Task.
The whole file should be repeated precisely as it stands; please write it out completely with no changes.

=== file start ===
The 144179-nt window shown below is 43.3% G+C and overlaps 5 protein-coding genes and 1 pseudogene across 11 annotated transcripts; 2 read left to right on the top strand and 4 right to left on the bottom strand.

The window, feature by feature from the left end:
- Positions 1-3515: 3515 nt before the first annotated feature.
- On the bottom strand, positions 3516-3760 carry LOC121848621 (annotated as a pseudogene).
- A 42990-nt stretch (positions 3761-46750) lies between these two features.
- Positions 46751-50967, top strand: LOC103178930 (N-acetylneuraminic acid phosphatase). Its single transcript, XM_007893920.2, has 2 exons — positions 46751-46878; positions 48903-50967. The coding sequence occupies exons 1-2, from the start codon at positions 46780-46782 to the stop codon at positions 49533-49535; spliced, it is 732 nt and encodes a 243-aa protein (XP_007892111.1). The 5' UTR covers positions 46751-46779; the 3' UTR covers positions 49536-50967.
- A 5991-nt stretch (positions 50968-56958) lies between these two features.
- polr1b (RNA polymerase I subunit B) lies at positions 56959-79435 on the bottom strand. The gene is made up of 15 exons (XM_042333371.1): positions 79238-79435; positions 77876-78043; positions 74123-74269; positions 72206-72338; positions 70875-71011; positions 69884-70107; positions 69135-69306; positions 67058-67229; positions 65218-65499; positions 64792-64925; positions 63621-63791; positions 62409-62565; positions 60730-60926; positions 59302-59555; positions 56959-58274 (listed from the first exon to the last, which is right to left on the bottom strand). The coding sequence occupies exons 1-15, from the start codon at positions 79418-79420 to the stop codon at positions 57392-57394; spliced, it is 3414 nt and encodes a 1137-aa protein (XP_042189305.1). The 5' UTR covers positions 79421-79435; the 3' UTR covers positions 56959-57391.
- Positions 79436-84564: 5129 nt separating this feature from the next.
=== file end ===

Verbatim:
The 144179-nt window shown below is 43.3% G+C and overlaps 5 protein-coding genes and 1 pseudogene across 11 annotated transcripts; 2 read left to right on the top strand and 4 right to left on the bottom strand.

The window, feature by feature from the left end:
- Positions 1-3515: 3515 nt before the first annotated feature.
- On the bottom strand, positions 3516-3760 carry LOC121848621 (annotated as a pseudogene).
- A 42990-nt stretch (positions 3761-46750) lies between these two features.
- Positions 46751-50967, top strand: LOC103178930 (N-acetylneuraminic acid phosphatase). Its single transcript, XM_007893920.2, has 2 exons — positions 46751-46878; positions 48903-50967. The coding sequence occupies exons 1-2, from the start codon at positions 46780-46782 to the stop codon at positions 49533-49535; spliced, it is 732 nt and encodes a 243-aa protein (XP_007892111.1). The 5' UTR covers positions 46751-46779; the 3' UTR covers positions 49536-50967.
- A 5991-nt stretch (positions 50968-56958) lies between these two features.
- polr1b (RNA polymerase I subunit B) lies at positions 56959-79435 on the bottom strand. The gene is made up of 15 exons (XM_042333371.1): positions 79238-79435; positions 77876-78043; positions 74123-74269; positions 72206-72338; positions 70875-71011; positions 69884-70107; positions 69135-69306; positions 67058-67229; positions 65218-65499; positions 64792-64925; positions 63621-63791; positions 62409-62565; positions 60730-60926; positions 59302-59555; positions 56959-58274 (listed from the first exon to the last, which is right to left on the bottom strand). The coding sequence occupies exons 1-15, from the start codon at positions 79418-79420 to the stop codon at positions 57392-57394; spliced, it is 3414 nt and encodes a 1137-aa protein (XP_042189305.1). The 5' UTR covers positions 79421-79435; the 3' UTR covers positions 56959-57391.
- Positions 79436-84564: 5129 nt separating this feature from the next.